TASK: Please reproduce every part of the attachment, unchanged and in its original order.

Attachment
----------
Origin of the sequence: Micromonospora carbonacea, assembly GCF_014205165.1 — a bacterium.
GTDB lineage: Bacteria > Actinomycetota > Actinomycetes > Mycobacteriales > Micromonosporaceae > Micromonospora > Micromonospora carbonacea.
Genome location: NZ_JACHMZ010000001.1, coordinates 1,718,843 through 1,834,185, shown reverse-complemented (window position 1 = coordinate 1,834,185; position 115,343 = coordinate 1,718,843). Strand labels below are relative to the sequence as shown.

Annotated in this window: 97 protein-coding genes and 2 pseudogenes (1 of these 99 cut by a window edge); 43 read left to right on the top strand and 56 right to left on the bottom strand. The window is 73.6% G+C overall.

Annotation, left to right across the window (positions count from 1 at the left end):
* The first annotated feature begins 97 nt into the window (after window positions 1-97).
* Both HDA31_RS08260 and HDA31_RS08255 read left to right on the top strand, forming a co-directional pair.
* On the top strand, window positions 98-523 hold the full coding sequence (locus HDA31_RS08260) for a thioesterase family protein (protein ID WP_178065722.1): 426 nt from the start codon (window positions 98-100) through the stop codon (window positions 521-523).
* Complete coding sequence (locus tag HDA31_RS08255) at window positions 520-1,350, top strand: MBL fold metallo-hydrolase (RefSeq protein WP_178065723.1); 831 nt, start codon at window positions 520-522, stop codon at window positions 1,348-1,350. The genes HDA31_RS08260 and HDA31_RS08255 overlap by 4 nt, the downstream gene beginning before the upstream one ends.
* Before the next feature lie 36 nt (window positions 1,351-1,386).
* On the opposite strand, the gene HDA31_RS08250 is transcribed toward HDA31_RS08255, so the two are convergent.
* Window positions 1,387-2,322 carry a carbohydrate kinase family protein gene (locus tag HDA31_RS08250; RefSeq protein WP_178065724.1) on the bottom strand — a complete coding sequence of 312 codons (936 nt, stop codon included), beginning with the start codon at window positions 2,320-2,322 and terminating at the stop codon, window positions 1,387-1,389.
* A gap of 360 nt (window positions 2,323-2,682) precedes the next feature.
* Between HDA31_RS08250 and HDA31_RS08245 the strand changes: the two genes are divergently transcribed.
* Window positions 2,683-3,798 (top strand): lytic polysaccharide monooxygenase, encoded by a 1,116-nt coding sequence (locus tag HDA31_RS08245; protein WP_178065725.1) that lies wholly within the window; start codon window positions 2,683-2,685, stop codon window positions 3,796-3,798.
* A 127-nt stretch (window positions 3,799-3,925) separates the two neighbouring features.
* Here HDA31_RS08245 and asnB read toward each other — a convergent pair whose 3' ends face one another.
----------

Origin of the sequence: Micromonospora carbonacea, assembly GCF_014205165.1 — a bacterium.
GTDB lineage: Bacteria > Actinomycetota > Actinomycetes > Mycobacteriales > Micromonosporaceae > Micromonospora > Micromonospora carbonacea.
Genome location: NZ_JACHMZ010000001.1, coordinates 1,718,843 through 1,834,185, shown reverse-complemented (window position 1 = coordinate 1,834,185; position 115,343 = coordinate 1,718,843). Strand labels below are relative to the sequence as shown.

Annotated in this window: 97 protein-coding genes and 2 pseudogenes (1 of these 99 cut by a window edge); 43 read left to right on the top strand and 56 right to left on the bottom strand. The window is 73.6% G+C overall.

Annotation, left to right across the window (positions count from 1 at the left end):
* The first annotated feature begins 97 nt into the window (after window positions 1-97).
* Both HDA31_RS08260 and HDA31_RS08255 read left to right on the top strand, forming a co-directional pair.
* On the top strand, window positions 98-523 hold the full coding sequence (locus HDA31_RS08260) for a thioesterase family protein (protein ID WP_178065722.1): 426 nt from the start codon (window positions 98-100) through the stop codon (window positions 521-523).
* Complete coding sequence (locus tag HDA31_RS08255) at window positions 520-1,350, top strand: MBL fold metallo-hydrolase (RefSeq protein WP_178065723.1); 831 nt, start codon at window positions 520-522, stop codon at window positions 1,348-1,350. The genes HDA31_RS08260 and HDA31_RS08255 overlap by 4 nt, the downstream gene beginning before the upstream one ends.
* Before the next feature lie 36 nt (window positions 1,351-1,386).
* On the opposite strand, the gene HDA31_RS08250 is transcribed toward HDA31_RS08255, so the two are convergent.
* Window positions 1,387-2,322 carry a carbohydrate kinase family protein gene (locus tag HDA31_RS08250; RefSeq protein WP_178065724.1) on the bottom strand — a complete coding sequence of 312 codons (936 nt, stop codon included), beginning with the start codon at window positions 2,320-2,322 and terminating at the stop codon, window positions 1,387-1,389.
* A gap of 360 nt (window positions 2,323-2,682) precedes the next feature.
* Between HDA31_RS08250 and HDA31_RS08245 the strand changes: the two genes are divergently transcribed.
* Window positions 2,683-3,798 (top strand): lytic polysaccharide monooxygenase, encoded by a 1,116-nt coding sequence (locus tag HDA31_RS08245; protein WP_178065725.1) that lies wholly within the window; start codon window positions 2,683-2,685, stop codon window positions 3,796-3,798.
* A 127-nt stretch (window positions 3,799-3,925) separates the two neighbouring features.
* Here HDA31_RS08245 and asnB read toward each other — a convergent pair whose 3' ends face one another.